US markets closed in the green yesterday while most major share markets also rose today after the US Federal Reserve kept rates steady at the November meeting. Here are the key takeaways from the Fed’s November meeting.
As was almost unanimously expected, the Fed held rates steady in November. In its release, the FOMC said, “The Committee will continue to assess additional information and its implications for monetary policy. In determining the extent of additional policy firming that may be appropriate to return inflation to 2 percent over time, the Committee will take into account the cumulative tightening of monetary policy, the lags with which monetary policy affects economic activity and inflation, and economic and financial developments.”
Fed’s rate hike timeline
The Fed has been on a rate-hiking spree since March 2022. It raised rates by 25 basis points in March 2022 and by 50 basis points in May. In the next four meetings, it raised rates by 75 basis points each before lowering the pace of hikes to 50 basis points in December.
The US central bank raised rates four times in 2023 by 25 basis points each.
Key takeaways from Fed’s November meeting
In his speech, Fed chair Jerome Powell said, “The stance of policy is restrictive, meaning that tight policy is putting downward pressure on economic activity and inflation, and the full effects of our tightening have yet to be felt.”
He added, “Given how far we have come, along with the uncertainties and risks we face, the Committee is proceeding carefully. We will make decisions about the extent of additional policy firming and how long policy will remain restrictive based on the totality of the incoming data, the evolving outlook, and the balance of risks.”
In the past, Powell has blamed the tight US labour market for fueling inflation. However, he sounds less worried about the labour market and while he said that it remains “tight,” but added that “supply and demand conditions continue to come into better balance.”
According to Powell the supply of workers in the US economy has risen and also stressed that the country’s labour force participation rates have gone up. He also said that “immigration has rebounded to prepandemic levels” which has helped increase the supply of workers.
Powell on inflation
In September, the core personal consumption expenditure (PCE) which excludes the volatile food and energy prices and is the Fed’s preferred inflation gauge rose 3.7%. In his speech, Powell said, “Inflation has moderated since the middle of last year, and readings over the summer were quite favorable. But a few months of good data are only the beginning of what it will take to build confidence that inflation is moving down sustainably toward our goal.”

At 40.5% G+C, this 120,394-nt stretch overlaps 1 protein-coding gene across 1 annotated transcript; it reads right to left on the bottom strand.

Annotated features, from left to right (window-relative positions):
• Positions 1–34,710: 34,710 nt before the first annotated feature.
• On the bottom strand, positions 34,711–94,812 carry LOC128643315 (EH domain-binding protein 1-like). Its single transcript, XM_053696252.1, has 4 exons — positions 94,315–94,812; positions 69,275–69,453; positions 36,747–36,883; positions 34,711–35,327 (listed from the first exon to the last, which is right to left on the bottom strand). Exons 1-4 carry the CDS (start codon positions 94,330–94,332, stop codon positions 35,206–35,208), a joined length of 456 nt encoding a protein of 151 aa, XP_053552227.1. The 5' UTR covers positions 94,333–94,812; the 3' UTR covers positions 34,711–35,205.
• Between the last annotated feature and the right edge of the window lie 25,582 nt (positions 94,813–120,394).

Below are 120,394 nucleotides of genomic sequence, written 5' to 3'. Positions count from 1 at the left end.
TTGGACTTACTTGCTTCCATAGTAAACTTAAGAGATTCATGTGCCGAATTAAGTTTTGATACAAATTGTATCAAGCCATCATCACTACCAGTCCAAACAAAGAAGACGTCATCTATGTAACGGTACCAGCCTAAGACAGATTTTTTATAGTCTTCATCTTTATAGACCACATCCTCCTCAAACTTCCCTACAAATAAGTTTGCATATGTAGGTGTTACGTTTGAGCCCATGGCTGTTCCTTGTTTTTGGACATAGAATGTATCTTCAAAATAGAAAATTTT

Yet again Powell ruled out rate and said “The idea that it would be difficult to raise again after stopping for a meeting or two is just not right.” He added, “The Committee will always do what it thinks is appropriate at the time.”
The US economy has been resilient
He added, “We are attentive to recent data showing the resilience of economic growth and demand for labor. Evidence of growth persistently above potential, or that tightness in the labor market is no longer easing, could put further progress on inflation at risk and could warrant further tightening of monetary policy.”
Notably, while US inflation has fallen sharply from the 2022 peaks, it is still high for comfort. Higher inflation is taking a toll on consumer spending and many consumers are down trading to cheaper brands and smaller packs.
Recession fears rise amid Fed’s rate hikes
Meanwhile, many economists believe that the Fed’s rate hikes might push the US economy into a recession. Jeffrey Gundlach also known as the “bond king” believes that the Fed would need to cut rates in 2024 as the US economy enters into a recession.
“We’ve seen hiring freezes, and now we’re starting to see layoff announcements … they’re out there [for] financial firms and technology firms, and I believe that’s going to spread.”
According to Gundlach, “One thing that the market is going to have to confront is we cannot sustain these interest rates and this deficit any longer.” He added, “We can’t afford this government that we’re running at today’s interest rate level. It’s completely unsustainable.”
Analysts tone down S&P 500 target
Last week, the S&P 500 entered into a correction zone and even the Dow Jones Index is approaching the “death cross” which means the 50-day moving average falling below the 200-day moving average – a bearish indicator.
Recently, Oppenheimer slashed its year-end 2023 S&P 500 forecast from 4,900 to 4,400 but predicted that markets would rise in 2024.
In a client note, John Stoltzfus, the firm’s chief investment strategist said, “We view the three-month corrective occurrence experienced by stocks since August as likely near an end. Valuations have come down substantially across the sectors … and resilience remains the operative word for the U.S. economy.”
US shares have come off their 2023 highs
He added, “Having experienced more than a few Fed Fund hike cycles since 1983 the recent pullback in stock prices is neither atypical in a process of a Fed funds hike cycle nor should turbulence be unexpected with a significant jump in geopolitical risk.”
US shares rallied handsomely in the first half of 2023 led by gains in tech names. The Nasdaq Composite rose around 32% and had its best first-half performance in four decades. However, US shares have since weakened and closed with losses for three consecutive months.
One of the reasons US shares rallied in the first half was the expectation that the Fed would start cutting rates later in the year. However, as the Fed’s November meeting has once again reaffirmed, markets misread the Fed’s resolve to raise rates and keep them elevated for an extended period.